“This can be done through identifying and upgrading problem combined sewer overflows, but also crucially through rolling out natural solutions like sustainable urban drainage schemes as standard in new developments, and retrofitting existing developments.”
Scotland's cleanest 13 beaches
|Ganavan Bay, Oban, Argyll|
|Loch Morlich, Aviemore, Highland|
|Achmelvich, Lochinver, Highland|
|Dunnet Bay, Highland|
|Philorth, Fraserburgh, Aberdeenshire|
|Broughty Ferry, Dundee|
|Roome Bay, Crail, Fife|
|Ruby Bay, Elie, Fife|
|Gullane, East Lothian|
|Seacliff, East Lothian|
|Pease Bay, Cockburnspath, Scottish Borders|
A Wild Swimming Scotland group on Facebook has over 9,000 members, and shares information on locations. Though many often report enjoyable experiences, some expressed concerns when asked by The Ferret.
“Still far too much run off into bathing/leisure waters, especially after heavy rain due to storm drains. Also not enough spaces registered as bathing waters,” said wild swimmer, Helen Chambers.
“Too much agriculture run off. Not enough power for Sepa to act…not enough testing and not enough testing and announcing the results in real time.”
A regular distance swimmer, Kate Jenkins, said: “The infrequency of monitoring reduces my trust in taking the results as, on average, being meaningful. One deluge and the drains flood.
“Education as when to avoid bathing is what is required as our ageing infrastructure cannot be sorted overnight. Any testing is to be welcomed.”
The Scottish Greens described the contamination of bathing waters as very concerning. “It’s particularly worrying that these ratings come after a period of lockdown where people were getting out and bathing less,” said the party’s tourism spokesperson, John Finnie MSP.
“We must look at the role of industrial pollution in the long term trends. It is vital that Sepa monitors and updates environmental discharge quality standards and holds operators to account.”
Bathing at polluted beaches ‘not advised’
The Scottish Environment Protection Agency stressed that it was committed to ensuring that all of Scotland’s designated bathing waters met water quality standards. It monitors 86 bathing waters and for 2020 rated 29 as “excellent” and 31 as “good”, based on previous years.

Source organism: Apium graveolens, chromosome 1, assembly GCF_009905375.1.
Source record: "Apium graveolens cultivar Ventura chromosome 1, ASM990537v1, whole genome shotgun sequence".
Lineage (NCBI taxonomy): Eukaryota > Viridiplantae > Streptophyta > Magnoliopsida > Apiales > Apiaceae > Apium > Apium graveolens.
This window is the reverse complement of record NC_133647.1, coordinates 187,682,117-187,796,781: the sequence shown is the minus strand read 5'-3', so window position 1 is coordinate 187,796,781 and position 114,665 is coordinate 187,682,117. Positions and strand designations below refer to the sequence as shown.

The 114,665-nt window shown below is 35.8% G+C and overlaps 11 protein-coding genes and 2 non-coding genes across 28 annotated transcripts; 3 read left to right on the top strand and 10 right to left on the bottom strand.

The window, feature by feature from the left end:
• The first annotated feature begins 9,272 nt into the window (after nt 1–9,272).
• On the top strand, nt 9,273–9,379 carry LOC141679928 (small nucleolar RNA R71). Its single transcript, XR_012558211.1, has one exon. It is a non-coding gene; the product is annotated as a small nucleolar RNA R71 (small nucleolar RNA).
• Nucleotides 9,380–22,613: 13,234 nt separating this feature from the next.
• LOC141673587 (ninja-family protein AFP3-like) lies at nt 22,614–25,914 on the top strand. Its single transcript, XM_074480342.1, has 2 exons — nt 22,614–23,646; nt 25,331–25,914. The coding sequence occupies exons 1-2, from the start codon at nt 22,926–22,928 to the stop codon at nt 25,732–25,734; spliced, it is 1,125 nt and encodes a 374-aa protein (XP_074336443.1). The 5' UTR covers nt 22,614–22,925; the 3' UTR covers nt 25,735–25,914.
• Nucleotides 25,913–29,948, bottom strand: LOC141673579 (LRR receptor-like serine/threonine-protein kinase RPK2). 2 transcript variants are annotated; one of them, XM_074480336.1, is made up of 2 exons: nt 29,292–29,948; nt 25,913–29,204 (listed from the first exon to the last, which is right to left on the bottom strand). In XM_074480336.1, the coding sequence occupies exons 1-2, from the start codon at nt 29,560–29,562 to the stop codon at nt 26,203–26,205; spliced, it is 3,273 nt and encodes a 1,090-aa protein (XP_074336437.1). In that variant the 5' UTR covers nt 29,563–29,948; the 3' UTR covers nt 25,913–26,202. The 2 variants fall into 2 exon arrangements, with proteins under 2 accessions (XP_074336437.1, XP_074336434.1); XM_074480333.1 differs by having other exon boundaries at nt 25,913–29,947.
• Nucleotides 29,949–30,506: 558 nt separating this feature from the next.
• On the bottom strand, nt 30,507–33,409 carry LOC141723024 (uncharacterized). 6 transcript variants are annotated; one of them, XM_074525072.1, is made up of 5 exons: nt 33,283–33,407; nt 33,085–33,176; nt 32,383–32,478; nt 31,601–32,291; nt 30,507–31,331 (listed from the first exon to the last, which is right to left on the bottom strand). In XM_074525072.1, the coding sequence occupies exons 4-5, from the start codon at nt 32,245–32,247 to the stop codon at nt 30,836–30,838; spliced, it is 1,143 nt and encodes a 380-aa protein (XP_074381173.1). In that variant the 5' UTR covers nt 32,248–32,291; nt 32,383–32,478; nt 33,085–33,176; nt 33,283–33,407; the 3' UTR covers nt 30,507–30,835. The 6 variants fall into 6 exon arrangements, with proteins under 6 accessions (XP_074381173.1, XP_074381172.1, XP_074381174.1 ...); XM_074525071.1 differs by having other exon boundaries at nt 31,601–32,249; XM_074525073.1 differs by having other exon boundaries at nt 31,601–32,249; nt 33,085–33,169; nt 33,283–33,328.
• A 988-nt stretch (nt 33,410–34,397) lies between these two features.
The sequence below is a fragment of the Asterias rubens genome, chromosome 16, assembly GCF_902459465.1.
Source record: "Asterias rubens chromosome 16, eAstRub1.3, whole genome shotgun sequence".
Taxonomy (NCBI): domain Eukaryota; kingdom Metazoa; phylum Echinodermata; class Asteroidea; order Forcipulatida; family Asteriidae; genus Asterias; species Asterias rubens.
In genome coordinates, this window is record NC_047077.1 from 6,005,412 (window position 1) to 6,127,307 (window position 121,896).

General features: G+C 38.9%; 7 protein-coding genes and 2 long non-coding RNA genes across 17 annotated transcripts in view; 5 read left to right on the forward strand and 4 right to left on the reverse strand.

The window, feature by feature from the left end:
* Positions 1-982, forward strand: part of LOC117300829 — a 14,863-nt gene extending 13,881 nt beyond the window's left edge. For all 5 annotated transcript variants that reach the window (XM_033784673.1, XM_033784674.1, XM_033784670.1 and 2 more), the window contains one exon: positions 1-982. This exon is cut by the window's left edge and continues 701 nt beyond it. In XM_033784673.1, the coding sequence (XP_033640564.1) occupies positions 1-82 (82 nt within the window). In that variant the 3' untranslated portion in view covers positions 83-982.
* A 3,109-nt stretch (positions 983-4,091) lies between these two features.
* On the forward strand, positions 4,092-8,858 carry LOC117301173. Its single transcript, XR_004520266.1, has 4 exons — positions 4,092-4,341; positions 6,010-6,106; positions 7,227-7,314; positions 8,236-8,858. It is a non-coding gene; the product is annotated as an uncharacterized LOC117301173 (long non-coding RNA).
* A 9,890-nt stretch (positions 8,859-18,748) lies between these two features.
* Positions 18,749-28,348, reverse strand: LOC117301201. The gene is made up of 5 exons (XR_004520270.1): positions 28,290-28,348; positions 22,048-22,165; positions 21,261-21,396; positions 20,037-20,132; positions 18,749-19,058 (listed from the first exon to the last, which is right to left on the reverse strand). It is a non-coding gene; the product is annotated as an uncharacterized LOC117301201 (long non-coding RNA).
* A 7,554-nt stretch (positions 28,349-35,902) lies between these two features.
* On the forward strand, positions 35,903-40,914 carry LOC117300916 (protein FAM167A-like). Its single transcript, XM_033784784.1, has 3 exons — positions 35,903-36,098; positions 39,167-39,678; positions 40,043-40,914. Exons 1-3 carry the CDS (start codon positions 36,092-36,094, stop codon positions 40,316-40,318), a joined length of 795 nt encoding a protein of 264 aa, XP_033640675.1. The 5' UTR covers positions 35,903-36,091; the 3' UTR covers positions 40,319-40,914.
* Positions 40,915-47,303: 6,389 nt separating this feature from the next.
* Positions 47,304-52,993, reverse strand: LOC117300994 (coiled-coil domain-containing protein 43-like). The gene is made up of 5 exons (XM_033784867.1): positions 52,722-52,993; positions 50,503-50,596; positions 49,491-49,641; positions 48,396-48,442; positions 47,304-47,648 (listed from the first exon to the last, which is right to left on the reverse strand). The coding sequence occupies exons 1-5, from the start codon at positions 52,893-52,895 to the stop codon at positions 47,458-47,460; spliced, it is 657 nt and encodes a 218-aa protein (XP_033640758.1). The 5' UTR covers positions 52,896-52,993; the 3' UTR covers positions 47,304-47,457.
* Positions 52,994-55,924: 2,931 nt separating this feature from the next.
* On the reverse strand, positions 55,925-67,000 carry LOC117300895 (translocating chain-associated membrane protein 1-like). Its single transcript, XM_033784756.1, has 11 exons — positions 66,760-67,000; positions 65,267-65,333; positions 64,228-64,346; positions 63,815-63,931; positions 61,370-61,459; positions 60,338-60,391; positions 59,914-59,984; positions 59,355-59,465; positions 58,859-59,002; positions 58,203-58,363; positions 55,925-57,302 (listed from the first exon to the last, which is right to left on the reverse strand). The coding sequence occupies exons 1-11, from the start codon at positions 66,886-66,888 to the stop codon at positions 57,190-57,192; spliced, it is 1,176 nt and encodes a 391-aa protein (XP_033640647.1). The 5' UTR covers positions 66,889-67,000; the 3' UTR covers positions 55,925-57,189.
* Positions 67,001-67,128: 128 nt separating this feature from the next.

“During this shortened season, we aim to sample water quality at bathing waters across Scotland to check that conditions are as expected according to the overall classification. Final sample numbers will necessarily be lower compared to previous years,” said Sepa’s bathing water manager, Calum McPhail.
“One of the biggest impacts on the water quality at bathing waters is due to the weather, especially heavy rain such as Scotland experienced last week. Bathing is not advised during, or one to two days after, heavy rainfall as there is always a risk that water pollution may occur.”
McPhail added: “This is as a result of urban and agricultural run-off and sewerage sources. All advice against bathing and poor results in 2020 so far at our designated bathing waters have been as a result of the recent wet weather – some of which has been exceptional.”
The public water company, Scottish Water, said it had managed to carry out inspections and repairs in advance of the bathing season. “Scottish Water will continue to investigate whether its assets are running properly in the event that Sepa record high samples,” said company manager, Andy Mortali.
“Scottish Water will continue to work with Sepa to target improvements to deliver benefit at a number of bathing waters where poor quality has been recorded, with projects at Edinburgh, Ayr and Rockcliffe under way. We continue to run our assets in a way that seeks to avoid impact on bathing water performance.”
Mortali added: “Climate change, and more variable and extreme weather, present a challenge but we will continue to work with partner organisations to improve bathing water quality where required.
“People can help look after our waters by remembering not to put the wrong items down toilets and sinks as these can block drains and sewers and cause pollution on beaches.”